It's a contraption composed of mahogany, bronze and brushed nickel. It's fueled by Homer Bailey scouting reports, memorable Mark Prior performances, Todd Van Poppel magazine covers, Brien Taylor Topps Stadium Club rookie cards and Hideki Irabu cellulite. And its functions are to manufacture uninhibited excitement and foster unrealistic expectations.
The name of this influential instrument: the hype machine.
In less than two months, this seducing apparatus has transformed owner perceptions of Cincinnati's favorite son, Johnny Cueto, from intriguing top prospect to future Cooperstown inductee. From Sportscenter highlight reels to Baseball Weekly covers to our own hyperbolic endorsements, the buzz surrounding the Baby Bull is omnipresent.
Why wouldn't it be?
In two starts, Cueto, who has officially surpassed the once TE-eligible Marques Colston as the most controversial commodity in Yahoo! Sports fantasy history, has dominated opponents. Against rather potent lineups, Arizona and Milwaukee, he yielded just two earned runs on six hits and, most impressively, walked none in 13.1 dynamite innings. More intoxicating, his spectacular arsenal mid-90s fastball, hard-biting slider and plus change has completely embarrassed hitters to the tune of 12.15 strikeouts per nine.
But, despite his two infatuating performances, the current king of the Queen City is a strong sell high candidate.
The historical baseball record is loaded with similar stories of ultra-hyped prospects that thrived initially, but eventually collapsed under the weight of inflated expectations. Some prime examples:
Former 1989 No. 1 overall pick Ben McDonald tossed a complete game shutout in his first major league start on July 21, 1990. Although he finished that season with a sparkling 2.43 ERA, 1.04 WHIP and 65 Ks in 118.2 IP, his career ERA in nine seasons was 3.91.
In his highly anticipated MLB debut in 2007, Daisuke Matsuzaka baffled the Kansas City Royals, allowing one earned run while striking out 10 in 7.0 IP. Dice-K was a stellar mid-rotation starter last season in 12-team leagues because of his 15 wins and 201 Ks, but many were disappointed by his end-season 4.40 ERA and 1.32 WHIP.
Brandon Funston's fantasy fetish, Tim Lincecum, whiffed 10 Houston Astros in his third career start on May 17, 2007. The diminutive flamethrower was untouchable at times, but his sometimes erratic control (4.00 BB/9 in '07) proved costly in several outings. In five of his 24 starts he surrendered five or more earned runs, finishing with a respectable, yet unspectacular, 4.00 ERA.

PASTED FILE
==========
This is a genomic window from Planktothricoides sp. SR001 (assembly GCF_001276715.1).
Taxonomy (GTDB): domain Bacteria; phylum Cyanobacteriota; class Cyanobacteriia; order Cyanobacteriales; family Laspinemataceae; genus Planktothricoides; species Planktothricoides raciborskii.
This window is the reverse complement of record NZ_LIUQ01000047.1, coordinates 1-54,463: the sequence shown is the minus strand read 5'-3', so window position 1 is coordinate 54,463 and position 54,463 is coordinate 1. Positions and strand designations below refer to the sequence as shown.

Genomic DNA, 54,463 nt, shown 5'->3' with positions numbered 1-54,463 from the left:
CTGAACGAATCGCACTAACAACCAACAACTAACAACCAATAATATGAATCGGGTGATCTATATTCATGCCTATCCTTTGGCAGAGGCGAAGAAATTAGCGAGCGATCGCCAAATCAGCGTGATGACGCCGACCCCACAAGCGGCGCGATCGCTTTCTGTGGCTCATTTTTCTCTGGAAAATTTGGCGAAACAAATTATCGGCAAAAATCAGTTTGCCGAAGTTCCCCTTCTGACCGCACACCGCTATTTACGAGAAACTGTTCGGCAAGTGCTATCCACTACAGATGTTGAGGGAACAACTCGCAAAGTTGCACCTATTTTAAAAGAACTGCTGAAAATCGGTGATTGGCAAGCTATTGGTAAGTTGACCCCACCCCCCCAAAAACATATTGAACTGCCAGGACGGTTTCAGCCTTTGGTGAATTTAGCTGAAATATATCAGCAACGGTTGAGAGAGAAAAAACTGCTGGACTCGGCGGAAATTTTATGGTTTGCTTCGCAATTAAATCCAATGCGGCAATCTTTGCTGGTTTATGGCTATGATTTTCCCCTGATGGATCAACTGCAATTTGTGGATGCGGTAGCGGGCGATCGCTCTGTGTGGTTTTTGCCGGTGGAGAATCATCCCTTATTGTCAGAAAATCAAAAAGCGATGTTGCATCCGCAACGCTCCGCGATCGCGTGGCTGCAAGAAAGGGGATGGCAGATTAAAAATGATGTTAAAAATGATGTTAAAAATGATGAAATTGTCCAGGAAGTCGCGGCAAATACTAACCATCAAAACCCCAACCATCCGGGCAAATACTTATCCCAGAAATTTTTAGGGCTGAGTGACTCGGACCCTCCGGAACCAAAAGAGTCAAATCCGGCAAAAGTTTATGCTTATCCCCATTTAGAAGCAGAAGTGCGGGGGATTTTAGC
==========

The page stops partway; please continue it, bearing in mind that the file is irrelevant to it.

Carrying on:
Yes, the Dominican dandy's early season ascendancy has been nothing short of magnificent, but the anticipation of his Y! availability coupled with the media's outlandish comparisons of Cueto to Bob Gibson, Juan Marichal and Pedro Martinez, have misleadingly skyrocketed his value to tier one/two levels.
Sure, he's the ideal combination of Greg Maddux polish and old Pedro power. And, yes, the sweat from his brow could rid the world of disease. But there are numerous negatives working against him. For starters, he's still very green. The 22-year-old has pitched only 35.1 innings above Double-A. Second, the Great American Bandbox is very unfriendly for pitchers. If his flyball percentage remains above 45.0 it's currently 50.0 longballs could become problematic. Third, this is the first time many big leaguers have seen his stuff. As Dice-K proved last year, unseasoned pitchers are not nearly as effective the second time around. Finally, notorious arm destroyer Dusty Baker is his manager. Under Baker's guidance, it's certainly possible Cueto's arm could be amputated by midseason. Although, to be fair, Dusty has yet to allow his cherished hurler to surpass 100 pitches in a start.
Without question, Cueto will be a terrific No.3 in 12-team mixed leagues. But it's absurd to think that come September he'll be more valuable than Adrian Gonzalez, Ryan Zimmerman or Billy Butler all of whom he was recently dealt straight up for in solo Y! Plus league trades.
Seriously, it's time to go "Office Space" on the Cueto hype machine.
Expect the much ballyhooed youngster to finish with a line around, 4.00 ERA, 1.25 WHIP, 175 Ks and 11 wins.